Clean Indoor Air Act
The Arkansas Clean Indoor Air Act of 2006 is an act to protect workers in Arkansas from secondhand smoke in the workplace and to protect the citizens of Arkansas from secondhand smoke in public places.
June 27, 2006, Little Rock -- U.S. Surgeon General Richard H. Carmona today issued a comprehensive scientific report which concludes that there is no risk-free level of exposure to secondhand smoke. Non-smokers exposed to secondhand smoke at home or work increase their risk of developing heart disease by 25 to 30 percent and lung cancer by 20 to 30 percent. The finding is of major public health concern due to the fact that nearly half of all non-smoking Americans are still regularly exposed to secondhand smoke.
The report, The Health Consequences of Involuntary Exposure to Tobacco Smoke, finds that even brief secondhand smoke exposure can cause immediate harm. The report states the only way to protect non-smokers from the dangerous chemicals in secondhand smoke is to eliminate smoking indoors.
Secondhand smoke exposure can cause heart disease and lung cancer in non-smoking adults and is a known cause of Sudden Infant Death syndrome (SIDS), respiratory problems, ear infections, and asthma attacks in infants and children. “The health effects of secondhand smoke exposure are more pervasive than we previously thought,” said Surgeon General Carmona, Vice Admiral of the U.S. Public Health Service. “The scientific evidence is now indisputable: secondhand smoke is not a mere annoyance. It is a serious health hazard that can lead to disease and premature death in children and non-smoking adults.”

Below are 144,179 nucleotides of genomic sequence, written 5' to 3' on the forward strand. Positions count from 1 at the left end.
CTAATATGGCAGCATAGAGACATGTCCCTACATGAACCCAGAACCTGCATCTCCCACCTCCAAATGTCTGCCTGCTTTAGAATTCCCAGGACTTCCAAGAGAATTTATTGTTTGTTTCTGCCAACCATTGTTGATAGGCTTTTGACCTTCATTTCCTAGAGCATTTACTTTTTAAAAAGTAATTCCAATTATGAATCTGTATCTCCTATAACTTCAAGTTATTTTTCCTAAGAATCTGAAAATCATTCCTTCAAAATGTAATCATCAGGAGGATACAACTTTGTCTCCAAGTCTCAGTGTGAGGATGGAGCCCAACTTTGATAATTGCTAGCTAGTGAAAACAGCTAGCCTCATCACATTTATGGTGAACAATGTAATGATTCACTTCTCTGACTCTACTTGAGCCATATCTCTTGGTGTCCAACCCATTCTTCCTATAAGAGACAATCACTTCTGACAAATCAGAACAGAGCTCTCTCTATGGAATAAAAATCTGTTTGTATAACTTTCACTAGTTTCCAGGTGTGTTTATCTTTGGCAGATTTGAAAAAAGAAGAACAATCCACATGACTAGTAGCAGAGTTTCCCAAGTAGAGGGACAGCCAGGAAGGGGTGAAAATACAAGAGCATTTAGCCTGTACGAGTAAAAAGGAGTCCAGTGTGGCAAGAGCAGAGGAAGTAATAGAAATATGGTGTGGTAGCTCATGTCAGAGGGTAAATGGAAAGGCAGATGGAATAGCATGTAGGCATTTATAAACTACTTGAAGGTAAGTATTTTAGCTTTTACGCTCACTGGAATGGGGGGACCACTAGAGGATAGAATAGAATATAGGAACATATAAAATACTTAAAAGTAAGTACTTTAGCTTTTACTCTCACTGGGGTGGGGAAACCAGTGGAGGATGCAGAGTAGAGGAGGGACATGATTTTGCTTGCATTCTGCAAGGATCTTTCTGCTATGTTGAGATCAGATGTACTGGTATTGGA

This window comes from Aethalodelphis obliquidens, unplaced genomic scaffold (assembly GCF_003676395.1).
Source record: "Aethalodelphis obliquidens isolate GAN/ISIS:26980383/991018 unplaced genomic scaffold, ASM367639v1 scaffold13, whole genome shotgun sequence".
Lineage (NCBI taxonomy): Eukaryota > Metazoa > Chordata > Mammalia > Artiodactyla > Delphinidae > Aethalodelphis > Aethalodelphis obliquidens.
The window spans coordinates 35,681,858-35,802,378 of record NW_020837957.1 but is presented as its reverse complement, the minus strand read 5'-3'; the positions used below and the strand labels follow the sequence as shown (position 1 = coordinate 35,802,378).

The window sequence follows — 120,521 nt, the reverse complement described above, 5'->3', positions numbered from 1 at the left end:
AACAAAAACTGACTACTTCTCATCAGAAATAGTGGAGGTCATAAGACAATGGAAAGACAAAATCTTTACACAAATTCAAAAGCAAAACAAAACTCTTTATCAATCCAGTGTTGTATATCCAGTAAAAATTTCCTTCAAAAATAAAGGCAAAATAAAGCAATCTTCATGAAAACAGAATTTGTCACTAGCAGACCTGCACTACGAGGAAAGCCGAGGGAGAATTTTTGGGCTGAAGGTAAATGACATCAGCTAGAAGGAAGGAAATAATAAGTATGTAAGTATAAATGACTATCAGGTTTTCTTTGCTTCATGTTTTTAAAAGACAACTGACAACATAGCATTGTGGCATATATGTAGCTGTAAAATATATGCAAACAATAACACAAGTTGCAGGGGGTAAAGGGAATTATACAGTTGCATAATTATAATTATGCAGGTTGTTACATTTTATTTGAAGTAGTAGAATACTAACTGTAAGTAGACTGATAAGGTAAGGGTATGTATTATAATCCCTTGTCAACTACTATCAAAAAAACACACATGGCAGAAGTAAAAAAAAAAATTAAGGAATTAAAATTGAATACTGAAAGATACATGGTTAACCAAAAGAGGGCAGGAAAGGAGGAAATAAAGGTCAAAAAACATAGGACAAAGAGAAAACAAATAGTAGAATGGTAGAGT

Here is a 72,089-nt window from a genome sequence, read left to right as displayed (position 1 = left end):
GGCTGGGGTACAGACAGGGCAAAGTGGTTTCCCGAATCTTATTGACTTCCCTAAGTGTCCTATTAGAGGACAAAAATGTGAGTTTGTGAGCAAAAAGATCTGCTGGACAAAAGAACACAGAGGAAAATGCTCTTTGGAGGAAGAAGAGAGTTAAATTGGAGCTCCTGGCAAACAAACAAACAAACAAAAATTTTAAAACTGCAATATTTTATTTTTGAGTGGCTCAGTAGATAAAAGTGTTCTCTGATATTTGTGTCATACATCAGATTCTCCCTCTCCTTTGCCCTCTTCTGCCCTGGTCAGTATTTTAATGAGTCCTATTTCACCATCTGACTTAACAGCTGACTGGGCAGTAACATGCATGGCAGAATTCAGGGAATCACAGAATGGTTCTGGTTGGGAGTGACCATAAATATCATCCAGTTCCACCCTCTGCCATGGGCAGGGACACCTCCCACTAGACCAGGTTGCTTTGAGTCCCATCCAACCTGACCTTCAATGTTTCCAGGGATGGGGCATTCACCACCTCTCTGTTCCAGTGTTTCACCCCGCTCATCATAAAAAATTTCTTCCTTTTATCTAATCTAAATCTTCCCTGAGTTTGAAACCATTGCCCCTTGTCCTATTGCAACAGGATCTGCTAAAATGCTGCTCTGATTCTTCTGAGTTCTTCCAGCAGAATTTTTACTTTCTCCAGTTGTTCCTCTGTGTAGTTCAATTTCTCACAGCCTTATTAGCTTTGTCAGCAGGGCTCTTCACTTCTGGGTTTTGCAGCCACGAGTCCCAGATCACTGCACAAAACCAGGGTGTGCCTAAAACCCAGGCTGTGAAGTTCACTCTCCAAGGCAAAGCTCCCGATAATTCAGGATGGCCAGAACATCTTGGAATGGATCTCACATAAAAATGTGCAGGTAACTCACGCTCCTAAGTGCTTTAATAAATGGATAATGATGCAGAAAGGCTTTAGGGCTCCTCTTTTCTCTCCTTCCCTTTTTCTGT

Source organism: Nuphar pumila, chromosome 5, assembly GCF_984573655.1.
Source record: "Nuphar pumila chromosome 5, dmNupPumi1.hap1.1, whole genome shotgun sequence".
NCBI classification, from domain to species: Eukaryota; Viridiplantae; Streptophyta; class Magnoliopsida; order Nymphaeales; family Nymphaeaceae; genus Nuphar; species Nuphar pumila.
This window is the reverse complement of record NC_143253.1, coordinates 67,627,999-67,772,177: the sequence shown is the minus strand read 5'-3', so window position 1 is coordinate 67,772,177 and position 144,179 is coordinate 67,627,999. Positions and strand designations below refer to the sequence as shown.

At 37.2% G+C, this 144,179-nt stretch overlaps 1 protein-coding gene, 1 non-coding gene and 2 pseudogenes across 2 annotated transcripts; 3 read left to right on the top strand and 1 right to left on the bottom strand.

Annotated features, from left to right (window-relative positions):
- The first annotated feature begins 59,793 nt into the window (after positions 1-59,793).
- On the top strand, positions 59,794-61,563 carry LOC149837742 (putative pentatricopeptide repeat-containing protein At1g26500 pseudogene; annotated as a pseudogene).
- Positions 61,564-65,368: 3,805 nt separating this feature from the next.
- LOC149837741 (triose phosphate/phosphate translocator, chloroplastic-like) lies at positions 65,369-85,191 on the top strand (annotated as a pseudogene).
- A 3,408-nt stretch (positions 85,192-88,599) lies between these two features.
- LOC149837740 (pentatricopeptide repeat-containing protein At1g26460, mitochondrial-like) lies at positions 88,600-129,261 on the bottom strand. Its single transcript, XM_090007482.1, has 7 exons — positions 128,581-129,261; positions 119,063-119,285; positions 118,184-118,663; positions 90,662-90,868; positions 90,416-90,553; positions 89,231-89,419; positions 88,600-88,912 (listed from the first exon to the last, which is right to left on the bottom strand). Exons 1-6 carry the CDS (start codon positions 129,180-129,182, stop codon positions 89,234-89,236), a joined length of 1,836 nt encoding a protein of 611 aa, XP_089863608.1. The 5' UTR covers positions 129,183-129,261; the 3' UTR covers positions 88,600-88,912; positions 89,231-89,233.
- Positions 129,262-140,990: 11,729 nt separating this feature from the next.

In Arkansas, secondhand smoke is the third-leading cause of preventable death with approximately 575 Arkansans dying each year from someone else’s smoke.
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|Arkansas Clean Indoor Air Act of 2006|
Arkansas Department of Health